I close my eyes and try to shut out this filthy kitchen. How had my path forked so violently right?

It was him. He couldn’t keep his damn mouth shut. His brash, quite frankly reckless behaviour had thrown me down this one way road. Despite his lies and the outlandish things he had said and done, I had still been startled by the reaction of those who had decided his fate, and in turn my own.

Marrying him had been an obvious contract. It was not love, but I had entered it gladly, this final part of my plan. I had kept to his predictable and sometimes brutal needs of the arrangement,
maintaining my beauty and figure at all costs. He had promised me that I would never work again, never want for anything. Yet here I am, in this rancid place, waiting for my name to be called.

There is no going back now. I will have to grit my teeth and make it through the months ahead, knowing I could have been anywhere but here. Hoping his next fall will inevitably be a victory for myself.

‘Ladies and gentlemen, as Mayor of our beloved little community, I am honored to welcome the First Lady of the United States, Melania Trump!’

I stand, smooth down my jacket and go to greet the wretched public.

November 2020 – Flash Long List

Our first 500-word Flash Fiction competition has proved incredibly popular, and the judges have loved reading all of the eligible entries.

We had a hugely diverse range of themes, genres and ideas, and we just know that our Flash Anthology – which will be publihed in 2021 – will prove just as popular as our Short Story Anthology did earlier this year.

However – Just like our short story competition, we did receive some entries that did not adhere to our rules, and therefore were disqualifed. If you’re entering the competition, please read all the terms of entry very carefully, to ensure your story is in with the best chance of being considered.

Even if you’ve entered our competitions before, go back and check the rules again.

Make sure you’ve got everything right – not just the word count, but the layout and document title requirements too. Make sure your document has a covering page, containing all the information we need.

In the meantime, we’re delighted to reveal our long list of authors for the November 2020 Flash Fiction competition:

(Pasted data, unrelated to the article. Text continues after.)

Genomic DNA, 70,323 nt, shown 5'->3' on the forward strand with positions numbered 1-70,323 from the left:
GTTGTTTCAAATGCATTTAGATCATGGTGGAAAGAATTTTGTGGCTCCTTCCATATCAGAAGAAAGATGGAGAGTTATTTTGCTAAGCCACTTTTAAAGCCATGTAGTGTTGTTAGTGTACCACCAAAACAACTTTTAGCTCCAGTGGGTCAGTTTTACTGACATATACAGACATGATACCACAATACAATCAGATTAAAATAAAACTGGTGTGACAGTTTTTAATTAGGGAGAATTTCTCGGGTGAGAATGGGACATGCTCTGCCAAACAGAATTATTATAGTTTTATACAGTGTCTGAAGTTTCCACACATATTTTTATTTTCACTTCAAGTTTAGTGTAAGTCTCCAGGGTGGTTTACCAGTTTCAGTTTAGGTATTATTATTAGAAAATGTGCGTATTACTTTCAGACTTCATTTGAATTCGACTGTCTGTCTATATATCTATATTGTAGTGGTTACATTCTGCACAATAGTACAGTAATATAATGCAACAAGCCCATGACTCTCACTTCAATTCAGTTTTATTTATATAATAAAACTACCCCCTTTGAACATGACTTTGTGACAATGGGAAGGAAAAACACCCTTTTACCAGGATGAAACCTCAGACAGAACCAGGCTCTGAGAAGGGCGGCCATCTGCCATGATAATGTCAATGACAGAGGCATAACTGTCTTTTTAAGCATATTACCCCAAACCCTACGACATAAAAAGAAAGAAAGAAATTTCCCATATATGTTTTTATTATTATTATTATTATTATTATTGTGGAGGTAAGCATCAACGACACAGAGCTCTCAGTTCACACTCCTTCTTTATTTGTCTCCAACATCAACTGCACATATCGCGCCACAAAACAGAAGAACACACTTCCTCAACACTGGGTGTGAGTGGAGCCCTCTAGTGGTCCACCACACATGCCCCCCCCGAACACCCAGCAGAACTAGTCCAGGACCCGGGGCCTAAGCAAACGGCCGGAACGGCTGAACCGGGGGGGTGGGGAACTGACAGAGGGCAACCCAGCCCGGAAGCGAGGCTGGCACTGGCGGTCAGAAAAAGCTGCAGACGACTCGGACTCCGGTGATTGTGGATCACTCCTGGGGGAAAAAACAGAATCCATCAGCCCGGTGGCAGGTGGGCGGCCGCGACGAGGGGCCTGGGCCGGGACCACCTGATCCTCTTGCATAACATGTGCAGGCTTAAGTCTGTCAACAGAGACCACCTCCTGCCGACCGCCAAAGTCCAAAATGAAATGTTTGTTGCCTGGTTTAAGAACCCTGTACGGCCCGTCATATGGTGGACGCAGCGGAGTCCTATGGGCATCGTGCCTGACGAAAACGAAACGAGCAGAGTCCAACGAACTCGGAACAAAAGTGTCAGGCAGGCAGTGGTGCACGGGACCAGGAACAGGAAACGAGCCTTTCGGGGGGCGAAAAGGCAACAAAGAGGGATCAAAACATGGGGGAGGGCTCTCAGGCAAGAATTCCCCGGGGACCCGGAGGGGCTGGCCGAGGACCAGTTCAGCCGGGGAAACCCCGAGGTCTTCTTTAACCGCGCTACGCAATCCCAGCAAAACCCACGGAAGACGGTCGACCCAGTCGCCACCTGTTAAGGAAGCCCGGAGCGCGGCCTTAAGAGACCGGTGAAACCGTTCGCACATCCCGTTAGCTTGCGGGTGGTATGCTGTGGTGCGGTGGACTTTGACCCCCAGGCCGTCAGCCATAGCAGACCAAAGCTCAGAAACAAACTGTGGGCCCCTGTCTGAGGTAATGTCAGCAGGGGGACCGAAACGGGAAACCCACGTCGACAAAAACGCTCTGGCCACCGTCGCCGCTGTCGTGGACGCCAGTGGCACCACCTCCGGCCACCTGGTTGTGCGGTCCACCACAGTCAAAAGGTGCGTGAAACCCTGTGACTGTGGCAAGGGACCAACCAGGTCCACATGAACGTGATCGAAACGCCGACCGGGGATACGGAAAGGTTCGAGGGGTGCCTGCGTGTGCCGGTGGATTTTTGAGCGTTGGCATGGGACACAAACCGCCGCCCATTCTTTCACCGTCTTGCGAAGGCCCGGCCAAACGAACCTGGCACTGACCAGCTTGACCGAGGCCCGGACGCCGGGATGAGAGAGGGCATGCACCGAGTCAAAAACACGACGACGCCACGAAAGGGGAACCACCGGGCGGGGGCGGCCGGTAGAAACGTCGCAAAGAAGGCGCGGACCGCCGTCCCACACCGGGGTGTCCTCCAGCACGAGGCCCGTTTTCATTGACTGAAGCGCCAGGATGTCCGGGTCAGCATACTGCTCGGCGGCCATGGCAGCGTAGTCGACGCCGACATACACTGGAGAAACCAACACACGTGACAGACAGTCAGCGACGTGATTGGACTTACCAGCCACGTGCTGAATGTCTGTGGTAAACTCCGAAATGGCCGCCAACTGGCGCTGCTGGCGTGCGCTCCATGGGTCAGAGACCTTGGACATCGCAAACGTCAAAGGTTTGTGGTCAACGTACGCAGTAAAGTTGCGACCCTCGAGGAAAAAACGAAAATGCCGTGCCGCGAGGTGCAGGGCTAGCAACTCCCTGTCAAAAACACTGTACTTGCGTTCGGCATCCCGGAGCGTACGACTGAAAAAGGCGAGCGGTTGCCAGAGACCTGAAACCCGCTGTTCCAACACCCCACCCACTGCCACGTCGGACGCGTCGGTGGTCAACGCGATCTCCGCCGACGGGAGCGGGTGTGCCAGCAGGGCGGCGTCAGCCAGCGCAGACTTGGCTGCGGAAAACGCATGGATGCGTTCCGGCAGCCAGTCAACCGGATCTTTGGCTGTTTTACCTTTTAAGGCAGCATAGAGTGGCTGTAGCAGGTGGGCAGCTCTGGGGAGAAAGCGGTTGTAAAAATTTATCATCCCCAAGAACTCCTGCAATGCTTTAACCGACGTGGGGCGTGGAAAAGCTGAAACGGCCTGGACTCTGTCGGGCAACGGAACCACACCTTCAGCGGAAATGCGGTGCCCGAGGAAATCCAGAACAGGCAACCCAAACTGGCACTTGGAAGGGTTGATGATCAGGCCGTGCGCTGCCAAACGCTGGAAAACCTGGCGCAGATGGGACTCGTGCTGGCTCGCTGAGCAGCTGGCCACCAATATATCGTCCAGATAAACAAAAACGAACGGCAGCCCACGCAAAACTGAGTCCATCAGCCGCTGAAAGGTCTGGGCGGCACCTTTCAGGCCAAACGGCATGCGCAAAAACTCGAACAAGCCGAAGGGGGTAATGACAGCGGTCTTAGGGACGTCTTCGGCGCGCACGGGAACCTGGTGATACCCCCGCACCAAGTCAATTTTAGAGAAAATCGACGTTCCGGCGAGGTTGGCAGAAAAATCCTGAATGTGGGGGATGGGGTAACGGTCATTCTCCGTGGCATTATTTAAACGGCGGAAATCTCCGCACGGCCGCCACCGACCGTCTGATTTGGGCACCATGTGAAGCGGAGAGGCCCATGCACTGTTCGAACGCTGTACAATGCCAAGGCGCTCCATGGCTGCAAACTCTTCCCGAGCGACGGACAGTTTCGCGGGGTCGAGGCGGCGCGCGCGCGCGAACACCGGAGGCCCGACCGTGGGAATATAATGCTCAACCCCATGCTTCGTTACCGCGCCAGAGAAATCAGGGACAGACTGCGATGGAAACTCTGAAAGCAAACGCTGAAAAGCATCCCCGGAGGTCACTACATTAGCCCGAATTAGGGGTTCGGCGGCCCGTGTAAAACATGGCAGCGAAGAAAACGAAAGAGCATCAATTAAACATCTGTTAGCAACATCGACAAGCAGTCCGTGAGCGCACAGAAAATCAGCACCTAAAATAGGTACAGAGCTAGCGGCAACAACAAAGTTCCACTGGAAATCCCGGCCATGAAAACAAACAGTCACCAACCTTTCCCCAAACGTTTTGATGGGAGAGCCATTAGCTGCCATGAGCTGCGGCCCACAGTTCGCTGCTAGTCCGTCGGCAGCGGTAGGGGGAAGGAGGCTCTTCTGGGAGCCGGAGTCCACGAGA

Karon Alderman
Edward Barnfield
Kathryn Barton
Cath Barton
Georgia Boon
Ruth Brandt
Benjamin Britworth
Sharon Bromberger
Jonathan Buckmaster
Alyssa Bushell
David Butler
Chelsea Chong
Georgia Cook
Kathryn Crowley
Adrian J Curd
Marie Day
Eoghan Doyle
Linda Fawke
Richard Ferraris
Mary Francis
Patricia Griffin
Tania Hershman
Jeremy Hinchcliff
Edna Hutchings
Andrew Jackson
Andrew Jones
Martin Kirkbride
Deborah J Mantle
James Mason
Sarah McPherson
Sherry Morris
Jodi Moxon
Rachel Robbins
Louis Rossi
Charlotte Schelling
Claire Schon
Edward Sergant
Kerri Simpson
P J Stephenson
Mark Stocker
Hannah Sutherland
J M Thomas
Marilyn Timms
Rose Walker-Taylor
Alison Wassell
Gillian Wellby
Elizabeth Meg Wilson
Barbara Young

Congratulations to you all!

The short list will be announced, and the two placed stories published here on our website, in mid-January 2021.

In the meantime, we hope all our readers and writers have a very merry and safe Christmas, and an inspiring and prolific 2021!

October 2020 – shortlist and winners

An unprecedented number of entries this quarter meant an unusually large longlist, but the judges have worked long and hard to get it down to this final shortlist and the three winning entries.

Every single qualifying entry was read and studied [yes, we are still receiving some entries which go into the disqualified pile because they don’t follow all the rules of entry] and we’re delighted to publish the following placed entries:

1st: Tesni JenkinsSoldier Boy

2nd: Rachel RobbinsWinning

3rd: Guilherme RibeiroA Summer Carol

Prize money is on its way to you, and your stories are published here on our website.

Well done to the following writers who made it to the shortlist: